Independent Theatre - The Rejected

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The Rejected

The Rejected is a term applied to artists and companies that where systematically shut out of the Toronto theatre scene during the late 1990’s. During this era, the forces of neo-liberalism and capitalism combined with the great loss of artistic and community leaders from AIDS, created a perfect storm, where artists and independent companies experienced devastation on many fronts, simultaneously. Funding was drastically reduced and re-directed to larger institutions with the understanding that it would trickle down to independent artists. But these larger institutions had to prove their viability to funders and were under pressure to program work that would appeal to more mainstream taste. They had to implement strategies, like season subscriptions, which ultimately meant that theatre would become less accessible to lower income audiences. Ultimately any risk taking in the art form was simply too costly to chance. Under pressure to prove long-term sustainability, companies were expected to develop partnerships with private corporate sponsors in order to deal with the sudden and dramatic shortfall in public funding. These ‘unholy unions’ went against what many artists of the era held dear: that art and commerce were separate spheres of human activity, and that by marrying them, art would eventually devolve into and become marketing. Together, these forces created a perfect storm that would end the era of innovation that had been the late 80's and early 90's.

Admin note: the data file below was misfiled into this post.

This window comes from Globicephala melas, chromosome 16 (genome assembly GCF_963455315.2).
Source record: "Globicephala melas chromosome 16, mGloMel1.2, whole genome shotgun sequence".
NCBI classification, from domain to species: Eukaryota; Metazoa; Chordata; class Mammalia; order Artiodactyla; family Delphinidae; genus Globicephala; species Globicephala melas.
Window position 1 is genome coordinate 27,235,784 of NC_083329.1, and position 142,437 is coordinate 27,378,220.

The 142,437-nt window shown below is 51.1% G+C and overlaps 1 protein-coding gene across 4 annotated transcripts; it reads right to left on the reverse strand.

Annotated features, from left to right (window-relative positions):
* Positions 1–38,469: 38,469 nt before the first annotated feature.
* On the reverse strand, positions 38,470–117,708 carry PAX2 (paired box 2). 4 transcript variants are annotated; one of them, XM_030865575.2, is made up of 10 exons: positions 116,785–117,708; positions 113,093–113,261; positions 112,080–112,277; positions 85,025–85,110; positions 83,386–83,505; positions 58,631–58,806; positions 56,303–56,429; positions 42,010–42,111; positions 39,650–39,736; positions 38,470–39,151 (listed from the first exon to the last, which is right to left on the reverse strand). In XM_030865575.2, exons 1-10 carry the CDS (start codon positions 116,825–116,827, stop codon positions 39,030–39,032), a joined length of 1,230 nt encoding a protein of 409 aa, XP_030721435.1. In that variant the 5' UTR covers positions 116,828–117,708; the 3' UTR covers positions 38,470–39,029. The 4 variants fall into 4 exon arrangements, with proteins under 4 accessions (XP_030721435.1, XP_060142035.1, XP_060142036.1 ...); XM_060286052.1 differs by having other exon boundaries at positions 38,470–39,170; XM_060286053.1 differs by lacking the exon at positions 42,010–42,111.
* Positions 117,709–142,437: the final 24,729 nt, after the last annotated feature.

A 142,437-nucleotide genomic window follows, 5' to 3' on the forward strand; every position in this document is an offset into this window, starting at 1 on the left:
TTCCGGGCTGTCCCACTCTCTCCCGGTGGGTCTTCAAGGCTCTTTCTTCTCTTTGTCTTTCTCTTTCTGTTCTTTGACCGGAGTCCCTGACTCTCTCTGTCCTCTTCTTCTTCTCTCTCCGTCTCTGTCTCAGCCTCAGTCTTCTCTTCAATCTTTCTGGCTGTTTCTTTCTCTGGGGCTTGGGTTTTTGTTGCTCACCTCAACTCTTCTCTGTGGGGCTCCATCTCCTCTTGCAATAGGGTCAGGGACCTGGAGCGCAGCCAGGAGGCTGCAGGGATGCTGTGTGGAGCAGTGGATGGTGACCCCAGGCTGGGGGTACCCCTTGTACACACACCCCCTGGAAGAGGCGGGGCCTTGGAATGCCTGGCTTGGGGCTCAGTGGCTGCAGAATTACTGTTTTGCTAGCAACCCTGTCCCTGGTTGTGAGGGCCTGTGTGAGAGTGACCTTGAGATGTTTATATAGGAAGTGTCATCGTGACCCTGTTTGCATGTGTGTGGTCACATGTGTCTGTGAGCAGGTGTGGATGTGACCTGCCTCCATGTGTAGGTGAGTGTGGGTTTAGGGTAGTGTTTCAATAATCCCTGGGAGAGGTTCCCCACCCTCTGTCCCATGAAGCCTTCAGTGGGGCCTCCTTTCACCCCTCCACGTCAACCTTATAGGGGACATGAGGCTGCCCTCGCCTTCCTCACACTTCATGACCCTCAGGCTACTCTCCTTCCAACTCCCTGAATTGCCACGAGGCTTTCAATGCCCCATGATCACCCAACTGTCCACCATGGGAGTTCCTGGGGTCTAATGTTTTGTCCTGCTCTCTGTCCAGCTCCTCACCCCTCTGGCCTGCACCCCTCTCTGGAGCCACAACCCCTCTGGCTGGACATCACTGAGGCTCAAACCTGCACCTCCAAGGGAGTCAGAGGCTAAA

This perfect storm resulted in the dismantling of small independent groups and companies, and the exodus of artists from Toronto, many of whom went on to work in other mediums, or, in many instances, left the profession altogether.


A number of The Rejected turned to Europe, which had yet to experience the devastating effects of neo-liberalism on culture, although by the next decade, they would also succumb to these forces.

The forays of The Rejected into Europe created the initial wave of small companies touring the globe, which then lead to the creation of touring circuits and heralded a new era of international cultural exchange in theatre. With the financial crisis of 2008, the capacity of European theatres to present work from abroad diminished significantly.

Returning from their forays into Europe, The Rejected brought with them new ideas and experiences, many of them helping to fuel the emergence of Live Art and New Performance.

A Lost Generation

The Rejected are a lost generation in the Theatrical medium in Canada, as they were primarily interested in alternative and new methods of theatre production, the medium lost many of it’s cutting edge voices of the time. By the next decade, signs of recovery in the independent Toronto scene would appear, although the conditions for theatre production had not improved in any significant way.